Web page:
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Jumping Into Artificial Intelligence: Five Considerations For Creating An AI Company Posted on : Jun 10 - 2019

The advice from Andrew Ng, former founder of Google Brain, former chief scientist at Baidu and founder and chief executive of Landing AI, on artificial intelligence (AI) is to just jump in. “It is a big journey, but jumping in is not hard,” says Ng. And indeed, in the past few years we've seen many folks jumping headfirst into AI.

My journey in AI and machine learning has spanned over a decade, in which time I’ve built 100-plus machine learning models and 50-plus models in production that have been deployed in actual products. On my journey, I’ve learned firsthand what it takes to build an AI-driven company. Below is a follow-on discussion based on Ng’s AI advice that explores what I believe are the key requirements of an AI company.

1. Make sure decision makers, engineers and product managers are all data-minded.

Data is king. Data has become a key business asset, and organizations should invest in, curate and harvest it like any other asset. Executives, decision makers, engineers and product managers at an AI-based company should all center their work around data. They don’t necessarily need to be data scientists, but at the very least they will need to consult with data architects and scientists.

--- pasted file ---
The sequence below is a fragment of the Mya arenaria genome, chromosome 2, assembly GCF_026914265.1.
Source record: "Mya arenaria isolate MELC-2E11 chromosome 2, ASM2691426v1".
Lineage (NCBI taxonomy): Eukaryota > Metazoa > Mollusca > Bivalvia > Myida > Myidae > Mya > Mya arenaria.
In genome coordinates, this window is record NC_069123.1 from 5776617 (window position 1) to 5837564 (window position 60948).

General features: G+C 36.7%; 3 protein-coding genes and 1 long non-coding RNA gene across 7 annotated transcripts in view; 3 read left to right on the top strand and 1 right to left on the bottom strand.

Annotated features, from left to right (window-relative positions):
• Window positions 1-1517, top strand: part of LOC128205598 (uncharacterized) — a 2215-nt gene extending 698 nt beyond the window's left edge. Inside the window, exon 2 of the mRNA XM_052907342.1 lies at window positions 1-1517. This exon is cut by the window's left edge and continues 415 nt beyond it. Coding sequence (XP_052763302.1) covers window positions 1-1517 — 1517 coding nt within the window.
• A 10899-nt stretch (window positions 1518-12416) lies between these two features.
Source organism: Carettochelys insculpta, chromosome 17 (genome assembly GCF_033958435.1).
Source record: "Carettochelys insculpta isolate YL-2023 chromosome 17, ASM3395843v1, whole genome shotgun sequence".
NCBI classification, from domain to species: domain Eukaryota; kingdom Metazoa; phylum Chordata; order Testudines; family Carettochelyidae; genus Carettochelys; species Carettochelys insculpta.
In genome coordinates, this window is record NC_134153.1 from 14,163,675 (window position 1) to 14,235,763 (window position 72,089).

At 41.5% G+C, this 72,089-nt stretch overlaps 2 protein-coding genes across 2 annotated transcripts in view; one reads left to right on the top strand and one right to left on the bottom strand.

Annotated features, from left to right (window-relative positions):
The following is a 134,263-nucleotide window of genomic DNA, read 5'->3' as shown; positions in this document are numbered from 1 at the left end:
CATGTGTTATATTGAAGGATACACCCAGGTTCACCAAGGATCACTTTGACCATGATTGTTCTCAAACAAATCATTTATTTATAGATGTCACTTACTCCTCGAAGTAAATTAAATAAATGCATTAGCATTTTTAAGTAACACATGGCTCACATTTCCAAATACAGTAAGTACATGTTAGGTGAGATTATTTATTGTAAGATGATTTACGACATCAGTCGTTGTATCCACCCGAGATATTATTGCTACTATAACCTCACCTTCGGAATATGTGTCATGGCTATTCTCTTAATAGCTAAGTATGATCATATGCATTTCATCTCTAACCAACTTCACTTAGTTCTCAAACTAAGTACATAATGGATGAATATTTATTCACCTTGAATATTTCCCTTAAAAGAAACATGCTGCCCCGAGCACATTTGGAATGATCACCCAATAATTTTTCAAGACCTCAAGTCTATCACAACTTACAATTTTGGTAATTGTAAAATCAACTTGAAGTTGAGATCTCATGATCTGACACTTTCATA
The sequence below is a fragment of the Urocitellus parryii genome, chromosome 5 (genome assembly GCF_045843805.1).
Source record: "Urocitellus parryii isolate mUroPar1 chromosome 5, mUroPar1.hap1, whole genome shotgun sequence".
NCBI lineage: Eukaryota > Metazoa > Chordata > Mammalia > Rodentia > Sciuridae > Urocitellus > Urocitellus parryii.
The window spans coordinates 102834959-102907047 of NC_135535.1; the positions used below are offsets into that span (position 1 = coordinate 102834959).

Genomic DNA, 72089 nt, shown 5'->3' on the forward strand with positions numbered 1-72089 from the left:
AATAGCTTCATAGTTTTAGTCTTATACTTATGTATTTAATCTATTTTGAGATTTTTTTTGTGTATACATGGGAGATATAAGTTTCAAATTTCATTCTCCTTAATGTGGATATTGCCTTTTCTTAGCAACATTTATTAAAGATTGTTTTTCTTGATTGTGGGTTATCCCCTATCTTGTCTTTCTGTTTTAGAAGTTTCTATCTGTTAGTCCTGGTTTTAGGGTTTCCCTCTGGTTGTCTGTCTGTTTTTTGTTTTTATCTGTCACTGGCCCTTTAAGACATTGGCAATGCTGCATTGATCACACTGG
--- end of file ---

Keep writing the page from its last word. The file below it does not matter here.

More specifically, the full engineering team should understand data science and data engineering, and most will need to be able to build simple models. It’s not usually enough to sprinkle a few data scientists and magical models throughout the organization.

As for product managers in an AI organization, their roles should move from a front-end design model to a data-first model. This means that they will need to learn to query data and look at spreadsheets to recommend features or measure the accuracy of their models in conjunction with data engineers and data scientists. Typically, most product managers don’t have these kinds of data skills, but the availability of products like Data Studio, Presto and Big Query have made it easier for product managers to query and analyze their domain-specific data.

2. Compile and centralize your data. 

AI-driven companies should centralize data from disparate databases in a data warehouse (or data lake). Not all data needs to be there, but companies should centralize as much as possible with appropriate pseudonymization and controls. Teams need to ensure, however, that they avoid “data lake hype.” I don't believe that building massive data lakes is the proper approach for optimally utilizing AI. Instead, have a human look at small data to find initial answers, then apply AI to the larger dataset later.

Additionally, companies should augment their “inside” data with “outside” data. You can garner much more insight by adding outside data to what's happening inside the organization. For example, if you’re researching a person’s background, a Google search can return 100 useful insights about a person beyond just their resume. The same is true for your customer relationship management software (CRM) and supply chain data. Explore outside data to expand the limited perspective you can gain from your organization’s data. View More